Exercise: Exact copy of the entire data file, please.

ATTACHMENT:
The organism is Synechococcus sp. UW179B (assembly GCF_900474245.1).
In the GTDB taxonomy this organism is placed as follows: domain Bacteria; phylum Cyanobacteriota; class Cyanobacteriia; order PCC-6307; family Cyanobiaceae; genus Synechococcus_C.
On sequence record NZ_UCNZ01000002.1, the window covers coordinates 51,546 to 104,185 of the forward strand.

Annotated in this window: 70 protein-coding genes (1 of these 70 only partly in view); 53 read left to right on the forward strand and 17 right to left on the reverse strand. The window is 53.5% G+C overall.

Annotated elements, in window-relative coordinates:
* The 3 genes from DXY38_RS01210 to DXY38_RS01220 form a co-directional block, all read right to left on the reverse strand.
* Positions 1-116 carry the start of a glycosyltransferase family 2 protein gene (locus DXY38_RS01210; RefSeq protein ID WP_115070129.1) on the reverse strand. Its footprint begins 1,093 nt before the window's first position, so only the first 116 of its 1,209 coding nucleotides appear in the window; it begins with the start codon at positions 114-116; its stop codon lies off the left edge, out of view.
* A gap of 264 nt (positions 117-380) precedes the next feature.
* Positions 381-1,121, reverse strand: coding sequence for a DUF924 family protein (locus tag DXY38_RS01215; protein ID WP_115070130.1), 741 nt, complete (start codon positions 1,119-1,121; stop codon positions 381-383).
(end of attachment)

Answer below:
The organism is Synechococcus sp. UW179B (assembly GCF_900474245.1).
In the GTDB taxonomy this organism is placed as follows: domain Bacteria; phylum Cyanobacteriota; class Cyanobacteriia; order PCC-6307; family Cyanobiaceae; genus Synechococcus_C.
On sequence record NZ_UCNZ01000002.1, the window covers coordinates 51,546 to 104,185 of the forward strand.

Annotated in this window: 70 protein-coding genes (1 of these 70 only partly in view); 53 read left to right on the forward strand and 17 right to left on the reverse strand. The window is 53.5% G+C overall.

Annotated elements, in window-relative coordinates:
* The 3 genes from DXY38_RS01210 to DXY38_RS01220 form a co-directional block, all read right to left on the reverse strand.
* Positions 1-116 carry the start of a glycosyltransferase family 2 protein gene (locus DXY38_RS01210; RefSeq protein ID WP_115070129.1) on the reverse strand. Its footprint begins 1,093 nt before the window's first position, so only the first 116 of its 1,209 coding nucleotides appear in the window; it begins with the start codon at positions 114-116; its stop codon lies off the left edge, out of view.
* A gap of 264 nt (positions 117-380) precedes the next feature.
* Positions 381-1,121, reverse strand: coding sequence for a DUF924 family protein (locus tag DXY38_RS01215; protein ID WP_115070130.1), 741 nt, complete (start codon positions 1,119-1,121; stop codon positions 381-383).